Hurricane Katrina's Environmental Impact

This article was published by Newsletter, issue #11, .

During the last days of August 2005, the tropical storm named "Katrina", having reached hurricane strength, struck the southern coast of the United States, and began cutting a 125-mile swath of death and destruction from coastal Alabama to New Orleans. Having such a heavy concentration of people, industry, and American culture, the damage to New Orleans was especially severe. This was exacerbated by the fact that much of the city is below sea level, with only a few levees separating it from the Gulf of Mexico. Unlike the people of Holland, who have had centuries of experience in reclaiming land from the ocean, the residents of New Orleans were clearly and sadly unprepared for the failure of any of those levees — particularly as the pump stations were obviously vulnerable to disablement due to flooding.

The full extent of the hurricane's ecological damage may never be known. But as people all over the world contribute to the ongoing relief efforts, one unfortunate repercussion may be unavoidable: The millions of gallons of sea water that flooded into the city, have become badly contaminated, after mixing with and decomposing the numberless human and animal victims of the disaster — in addition to incalculable amounts of trash and unprocessed sewage. Officials are not yet certain as to whether the flood water contains toxic chemicals, but they have confirmed that it contains E. coli. Authorities are stating that there is no way to treat such a vast amount of polluted water. So what will be done with it? Unfortunately, it's going to get dumped straight back into the Gulf of Mexico. This is but one element in the overall environmental destruction resulting from Katrina.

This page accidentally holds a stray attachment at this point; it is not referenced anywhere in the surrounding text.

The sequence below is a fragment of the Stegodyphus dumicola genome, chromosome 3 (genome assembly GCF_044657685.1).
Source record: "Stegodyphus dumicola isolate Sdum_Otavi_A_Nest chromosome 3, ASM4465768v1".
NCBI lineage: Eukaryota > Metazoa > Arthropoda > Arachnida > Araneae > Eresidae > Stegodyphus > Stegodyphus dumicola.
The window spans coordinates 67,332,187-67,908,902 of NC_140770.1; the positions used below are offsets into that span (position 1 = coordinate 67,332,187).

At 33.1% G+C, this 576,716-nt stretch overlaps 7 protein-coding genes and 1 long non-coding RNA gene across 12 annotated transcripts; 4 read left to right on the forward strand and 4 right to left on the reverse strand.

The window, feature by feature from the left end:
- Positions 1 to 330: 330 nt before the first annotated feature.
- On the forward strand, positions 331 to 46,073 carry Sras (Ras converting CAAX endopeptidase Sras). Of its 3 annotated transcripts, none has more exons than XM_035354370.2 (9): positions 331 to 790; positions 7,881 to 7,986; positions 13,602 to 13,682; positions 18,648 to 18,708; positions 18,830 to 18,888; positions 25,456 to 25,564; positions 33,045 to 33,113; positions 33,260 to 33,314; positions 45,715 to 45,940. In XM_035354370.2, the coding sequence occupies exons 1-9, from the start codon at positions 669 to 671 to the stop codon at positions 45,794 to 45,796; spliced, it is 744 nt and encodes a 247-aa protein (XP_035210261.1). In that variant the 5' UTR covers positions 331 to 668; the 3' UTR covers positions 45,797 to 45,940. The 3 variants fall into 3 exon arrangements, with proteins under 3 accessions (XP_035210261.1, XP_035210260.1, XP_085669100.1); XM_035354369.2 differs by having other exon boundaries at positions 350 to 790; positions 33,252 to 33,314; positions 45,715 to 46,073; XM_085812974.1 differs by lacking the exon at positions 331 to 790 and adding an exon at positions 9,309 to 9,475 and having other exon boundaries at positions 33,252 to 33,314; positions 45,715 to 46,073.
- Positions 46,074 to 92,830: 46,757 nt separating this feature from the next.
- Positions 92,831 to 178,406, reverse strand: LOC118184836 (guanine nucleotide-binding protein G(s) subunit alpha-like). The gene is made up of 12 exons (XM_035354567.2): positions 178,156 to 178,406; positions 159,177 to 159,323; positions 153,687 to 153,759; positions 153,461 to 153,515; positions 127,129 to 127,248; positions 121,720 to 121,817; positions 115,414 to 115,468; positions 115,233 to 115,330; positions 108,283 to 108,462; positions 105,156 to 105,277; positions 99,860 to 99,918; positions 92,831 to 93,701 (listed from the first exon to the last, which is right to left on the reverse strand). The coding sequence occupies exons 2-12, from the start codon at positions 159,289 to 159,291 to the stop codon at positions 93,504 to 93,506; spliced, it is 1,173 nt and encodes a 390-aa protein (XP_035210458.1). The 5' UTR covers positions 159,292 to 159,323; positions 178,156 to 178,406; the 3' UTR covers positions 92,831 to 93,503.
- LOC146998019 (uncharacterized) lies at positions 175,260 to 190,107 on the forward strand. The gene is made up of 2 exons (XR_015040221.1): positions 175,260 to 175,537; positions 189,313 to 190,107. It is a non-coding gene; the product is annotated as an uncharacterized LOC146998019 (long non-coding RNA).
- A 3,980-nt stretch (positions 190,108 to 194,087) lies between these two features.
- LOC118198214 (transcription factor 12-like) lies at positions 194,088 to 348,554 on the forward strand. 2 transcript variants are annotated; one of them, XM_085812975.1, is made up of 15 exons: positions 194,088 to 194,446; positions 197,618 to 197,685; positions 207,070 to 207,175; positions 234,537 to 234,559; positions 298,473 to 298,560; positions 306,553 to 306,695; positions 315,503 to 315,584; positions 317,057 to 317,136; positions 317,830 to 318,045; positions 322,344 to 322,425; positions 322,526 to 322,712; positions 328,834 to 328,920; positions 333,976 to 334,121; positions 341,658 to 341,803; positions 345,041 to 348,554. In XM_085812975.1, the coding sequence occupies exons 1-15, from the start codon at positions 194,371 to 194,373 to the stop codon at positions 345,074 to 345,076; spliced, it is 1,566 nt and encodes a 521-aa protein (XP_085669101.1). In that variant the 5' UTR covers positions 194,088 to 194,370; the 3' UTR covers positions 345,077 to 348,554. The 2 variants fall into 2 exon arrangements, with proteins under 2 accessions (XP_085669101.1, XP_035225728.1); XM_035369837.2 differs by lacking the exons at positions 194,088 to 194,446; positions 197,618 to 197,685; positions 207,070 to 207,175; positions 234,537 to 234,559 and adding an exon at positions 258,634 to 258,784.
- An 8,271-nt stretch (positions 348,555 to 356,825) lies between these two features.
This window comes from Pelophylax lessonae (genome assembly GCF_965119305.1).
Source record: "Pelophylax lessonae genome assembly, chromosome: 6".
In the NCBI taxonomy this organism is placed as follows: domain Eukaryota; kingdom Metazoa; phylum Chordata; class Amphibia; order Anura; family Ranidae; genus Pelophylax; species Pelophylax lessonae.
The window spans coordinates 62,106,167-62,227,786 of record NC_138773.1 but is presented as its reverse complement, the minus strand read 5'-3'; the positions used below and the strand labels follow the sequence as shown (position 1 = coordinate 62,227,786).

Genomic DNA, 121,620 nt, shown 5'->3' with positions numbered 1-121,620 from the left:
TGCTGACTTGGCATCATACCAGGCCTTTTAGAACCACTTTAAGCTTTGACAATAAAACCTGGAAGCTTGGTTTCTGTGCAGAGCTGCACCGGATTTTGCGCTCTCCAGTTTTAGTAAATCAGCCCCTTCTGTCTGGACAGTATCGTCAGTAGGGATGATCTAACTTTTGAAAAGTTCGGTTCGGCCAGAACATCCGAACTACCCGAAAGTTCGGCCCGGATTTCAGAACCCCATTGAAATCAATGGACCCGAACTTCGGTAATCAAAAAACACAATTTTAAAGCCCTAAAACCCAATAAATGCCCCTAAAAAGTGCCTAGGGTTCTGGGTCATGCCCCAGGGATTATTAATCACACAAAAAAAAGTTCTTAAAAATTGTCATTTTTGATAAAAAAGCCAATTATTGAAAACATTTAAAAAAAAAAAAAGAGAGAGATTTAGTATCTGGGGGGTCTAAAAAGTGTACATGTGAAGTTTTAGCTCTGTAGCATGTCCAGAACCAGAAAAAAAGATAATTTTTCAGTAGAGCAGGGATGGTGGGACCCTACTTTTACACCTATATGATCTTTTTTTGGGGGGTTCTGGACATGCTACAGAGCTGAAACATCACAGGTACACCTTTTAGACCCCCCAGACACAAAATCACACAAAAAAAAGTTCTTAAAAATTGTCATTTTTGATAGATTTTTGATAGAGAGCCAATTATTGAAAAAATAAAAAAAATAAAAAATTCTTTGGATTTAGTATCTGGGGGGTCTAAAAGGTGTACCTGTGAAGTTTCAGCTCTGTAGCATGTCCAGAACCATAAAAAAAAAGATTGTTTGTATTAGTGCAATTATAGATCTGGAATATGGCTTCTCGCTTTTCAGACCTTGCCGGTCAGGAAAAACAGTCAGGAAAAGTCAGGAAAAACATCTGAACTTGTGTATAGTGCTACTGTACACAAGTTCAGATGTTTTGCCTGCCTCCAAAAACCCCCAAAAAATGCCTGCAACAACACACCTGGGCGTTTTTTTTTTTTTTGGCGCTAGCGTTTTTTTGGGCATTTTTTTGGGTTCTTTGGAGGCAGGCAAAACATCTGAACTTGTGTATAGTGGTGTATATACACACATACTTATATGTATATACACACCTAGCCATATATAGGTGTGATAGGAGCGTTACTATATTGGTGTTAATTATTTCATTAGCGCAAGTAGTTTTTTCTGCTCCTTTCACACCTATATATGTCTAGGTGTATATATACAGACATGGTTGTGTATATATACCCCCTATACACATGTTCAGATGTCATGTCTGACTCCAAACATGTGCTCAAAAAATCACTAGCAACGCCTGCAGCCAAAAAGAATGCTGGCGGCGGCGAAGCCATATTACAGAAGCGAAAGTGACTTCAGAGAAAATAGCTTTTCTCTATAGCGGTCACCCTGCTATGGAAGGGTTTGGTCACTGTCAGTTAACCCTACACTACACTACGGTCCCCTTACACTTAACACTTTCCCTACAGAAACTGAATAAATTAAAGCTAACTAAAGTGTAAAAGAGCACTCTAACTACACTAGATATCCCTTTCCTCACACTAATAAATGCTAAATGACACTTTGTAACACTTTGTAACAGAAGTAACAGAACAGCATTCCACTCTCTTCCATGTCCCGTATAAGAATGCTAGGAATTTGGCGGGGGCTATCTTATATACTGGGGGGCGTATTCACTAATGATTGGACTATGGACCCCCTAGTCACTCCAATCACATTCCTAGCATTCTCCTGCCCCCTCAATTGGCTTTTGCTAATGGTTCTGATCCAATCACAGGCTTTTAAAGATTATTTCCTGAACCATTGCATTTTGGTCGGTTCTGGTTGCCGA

Yet there is a silver lining to the tons of sea water stirred up and forced into New Orleans and its environs, regardless of how minor it may be thought relative to the loss of human life. In this case, that light at the end of the tunnel is the ultraviolet light emitted by varieties of sea life that have never before been seen and catalogued by oceanographers. These newly discovered forms of life include fish that produce their own light, as well as a previously unknown variety of squid that grows up to at least six feet in length. Because these ocean dwellers typically live more than 1800 feet below the surface of the Gulf, ocean researchers are delighted to have this opportunity to study these creatures — truly a once-in-a-lifetime opportunity, at least, the researchers may only hope.

As the oceanographers and other scientists learn more about the life forms with which we share this planet, it may give us time to think again about the load that we are putting on that planet by artificially enabling human settlements of otherwise uninhabitable areas, and the incalculable environmental impact of the human-borne technological hurricane.

Copyright © 2005 Michael J. Ross. All rights reserved.
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